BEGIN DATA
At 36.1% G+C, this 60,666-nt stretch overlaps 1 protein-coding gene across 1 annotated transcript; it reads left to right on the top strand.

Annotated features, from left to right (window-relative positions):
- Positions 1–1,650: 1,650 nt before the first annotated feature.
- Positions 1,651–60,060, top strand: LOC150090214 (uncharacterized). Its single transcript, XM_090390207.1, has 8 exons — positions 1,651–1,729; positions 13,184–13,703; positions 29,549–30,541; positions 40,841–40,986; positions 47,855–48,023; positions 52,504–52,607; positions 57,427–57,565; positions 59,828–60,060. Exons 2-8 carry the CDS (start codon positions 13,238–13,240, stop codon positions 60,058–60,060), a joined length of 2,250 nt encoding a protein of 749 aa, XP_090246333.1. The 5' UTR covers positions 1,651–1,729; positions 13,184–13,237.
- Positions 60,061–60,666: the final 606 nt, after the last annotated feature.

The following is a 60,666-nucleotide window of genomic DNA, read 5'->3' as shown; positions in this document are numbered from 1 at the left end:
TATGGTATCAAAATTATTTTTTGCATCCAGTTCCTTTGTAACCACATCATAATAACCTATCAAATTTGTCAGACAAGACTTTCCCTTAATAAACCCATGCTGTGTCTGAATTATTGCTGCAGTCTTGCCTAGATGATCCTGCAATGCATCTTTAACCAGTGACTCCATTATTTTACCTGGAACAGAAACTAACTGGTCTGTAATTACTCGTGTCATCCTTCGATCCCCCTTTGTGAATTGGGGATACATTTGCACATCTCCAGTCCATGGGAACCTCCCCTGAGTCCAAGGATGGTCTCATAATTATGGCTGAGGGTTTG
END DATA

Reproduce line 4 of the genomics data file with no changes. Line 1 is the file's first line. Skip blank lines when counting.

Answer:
- Positions 1,651–60,060, top strand: LOC150090214 (uncharacterized). Its single transcript, XM_090390207.1, has 8 exons — positions 1,651–1,729; positions 13,184–13,703; positions 29,549–30,541; positions 40,841–40,986; positions 47,855–48,023; positions 52,504–52,607; positions 57,427–57,565; positions 59,828–60,060. Exons 2-8 carry the CDS (start codon positions 13,238–13,240, stop codon positions 60,058–60,060), a joined length of 2,250 nt encoding a protein of 749 aa, XP_090246333.1. The 5' UTR covers positions 1,651–1,729; positions 13,184–13,237.